Molly Tuttle has won lots of awards although she’s only 25. Save This Heart (from her EP Rise) gave her a chance to show us her exceptional claw hammer guitar technique. She played two songs from her forthcoming debut album When You’re Ready due to be released in April – Take The Journey in her second half slot was her strongest contribution on the night but we were left with the sense that we hadn’t seen what she is really capable of.
The ‘house band’ features an extraordinary array of talent: Aly Bain, Jerry Douglas (also master of ceremonies), Russ Barenberg, Phil Cunningham, John Doyle, Mike McGoldrick, John McCusker, Donald Shaw, James Mackintosh and Daniel Kimbro – who was very ably subbing on double bass for Danny Thompson, who sadly isn’t well enough to join the band this year and, as fine a player as Daniel is, you can’t help but miss Danny’s towering presence.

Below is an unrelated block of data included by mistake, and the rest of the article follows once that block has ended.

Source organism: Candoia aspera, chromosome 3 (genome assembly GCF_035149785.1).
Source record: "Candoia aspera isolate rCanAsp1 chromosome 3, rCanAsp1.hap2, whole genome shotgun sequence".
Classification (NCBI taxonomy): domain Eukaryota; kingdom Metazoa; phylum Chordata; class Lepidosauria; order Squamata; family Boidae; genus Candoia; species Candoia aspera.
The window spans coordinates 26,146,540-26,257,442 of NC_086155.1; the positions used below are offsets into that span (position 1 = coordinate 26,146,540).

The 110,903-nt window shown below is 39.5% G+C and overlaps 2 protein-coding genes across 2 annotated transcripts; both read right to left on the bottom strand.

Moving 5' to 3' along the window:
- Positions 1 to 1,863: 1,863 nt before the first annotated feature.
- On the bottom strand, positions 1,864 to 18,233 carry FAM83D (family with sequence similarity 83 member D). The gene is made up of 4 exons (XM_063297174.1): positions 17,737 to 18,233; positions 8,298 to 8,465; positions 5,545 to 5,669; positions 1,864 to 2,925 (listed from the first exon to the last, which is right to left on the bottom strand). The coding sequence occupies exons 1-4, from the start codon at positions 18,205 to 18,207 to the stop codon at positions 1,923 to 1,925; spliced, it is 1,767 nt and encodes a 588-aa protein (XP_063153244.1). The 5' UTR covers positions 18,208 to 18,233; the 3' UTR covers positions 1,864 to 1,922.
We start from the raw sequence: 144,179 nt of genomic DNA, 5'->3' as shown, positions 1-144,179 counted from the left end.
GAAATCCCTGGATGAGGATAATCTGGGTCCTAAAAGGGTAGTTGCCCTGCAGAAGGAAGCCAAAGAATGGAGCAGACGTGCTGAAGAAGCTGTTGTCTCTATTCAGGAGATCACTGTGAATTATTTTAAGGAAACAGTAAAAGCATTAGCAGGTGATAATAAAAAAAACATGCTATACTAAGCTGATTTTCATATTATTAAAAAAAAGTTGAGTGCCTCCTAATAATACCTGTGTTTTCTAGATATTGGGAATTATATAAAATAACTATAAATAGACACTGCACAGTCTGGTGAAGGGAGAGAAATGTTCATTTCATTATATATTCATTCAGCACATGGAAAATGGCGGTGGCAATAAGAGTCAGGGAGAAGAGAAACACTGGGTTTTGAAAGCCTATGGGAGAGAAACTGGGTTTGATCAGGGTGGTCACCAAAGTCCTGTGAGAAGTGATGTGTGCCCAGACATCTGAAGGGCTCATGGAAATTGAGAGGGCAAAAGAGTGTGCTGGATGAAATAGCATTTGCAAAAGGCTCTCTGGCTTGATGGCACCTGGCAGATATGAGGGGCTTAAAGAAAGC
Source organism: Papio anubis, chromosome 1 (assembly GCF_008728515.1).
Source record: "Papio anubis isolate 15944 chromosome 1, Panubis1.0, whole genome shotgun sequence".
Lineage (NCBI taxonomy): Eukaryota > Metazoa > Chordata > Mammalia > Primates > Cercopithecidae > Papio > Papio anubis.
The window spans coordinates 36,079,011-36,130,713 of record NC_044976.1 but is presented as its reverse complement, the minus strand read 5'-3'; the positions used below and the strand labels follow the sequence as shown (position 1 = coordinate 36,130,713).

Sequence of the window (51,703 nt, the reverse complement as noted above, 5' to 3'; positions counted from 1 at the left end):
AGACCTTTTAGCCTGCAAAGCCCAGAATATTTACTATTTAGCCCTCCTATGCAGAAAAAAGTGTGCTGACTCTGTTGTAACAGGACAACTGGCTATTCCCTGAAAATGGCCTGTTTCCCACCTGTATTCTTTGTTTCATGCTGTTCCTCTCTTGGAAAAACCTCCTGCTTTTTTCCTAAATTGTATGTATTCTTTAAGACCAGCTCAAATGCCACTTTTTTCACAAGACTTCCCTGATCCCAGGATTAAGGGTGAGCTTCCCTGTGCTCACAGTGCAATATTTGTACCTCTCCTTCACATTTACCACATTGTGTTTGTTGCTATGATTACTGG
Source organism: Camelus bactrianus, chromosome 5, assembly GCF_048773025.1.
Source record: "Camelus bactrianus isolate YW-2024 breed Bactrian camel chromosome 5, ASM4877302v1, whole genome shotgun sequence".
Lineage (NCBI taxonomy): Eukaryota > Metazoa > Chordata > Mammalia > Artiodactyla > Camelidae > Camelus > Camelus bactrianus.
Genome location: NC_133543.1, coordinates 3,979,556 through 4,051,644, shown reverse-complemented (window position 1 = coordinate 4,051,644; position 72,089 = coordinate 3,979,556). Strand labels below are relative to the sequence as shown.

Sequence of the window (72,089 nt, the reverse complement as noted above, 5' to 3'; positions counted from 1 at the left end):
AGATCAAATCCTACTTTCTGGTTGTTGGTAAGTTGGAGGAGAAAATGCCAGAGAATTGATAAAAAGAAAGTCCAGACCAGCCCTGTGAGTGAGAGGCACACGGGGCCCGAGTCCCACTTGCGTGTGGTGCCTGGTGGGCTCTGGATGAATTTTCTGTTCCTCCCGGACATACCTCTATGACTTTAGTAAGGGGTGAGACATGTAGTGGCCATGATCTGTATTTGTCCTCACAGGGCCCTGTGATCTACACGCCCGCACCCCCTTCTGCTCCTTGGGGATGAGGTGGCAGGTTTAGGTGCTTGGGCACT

The first half really got going when Doyle, McCusker and McGoldrick played a set of tunes from their Wishing Tree album from last year. Played with their trademark verve and passion, the set was enhanced by the rest of the house band all locking into gear behind the trio. The audience response to this, and to other instrumentals, was if anything more enthusiastic than for most of the guest singers – which does not say the singers were not appreciated, only that this is an audience that has a strong liking for Scottish and Irish traditional tunes when played as well as this. John Doyle also did a single guest slot, giving us a fine rendition of his own song Burke & Hare, also from The Wishing Tree, telling the tale of the infamous murderers’ activities in Edinburgh in 1828, and using a nursery rhyme about the murders for the chorus.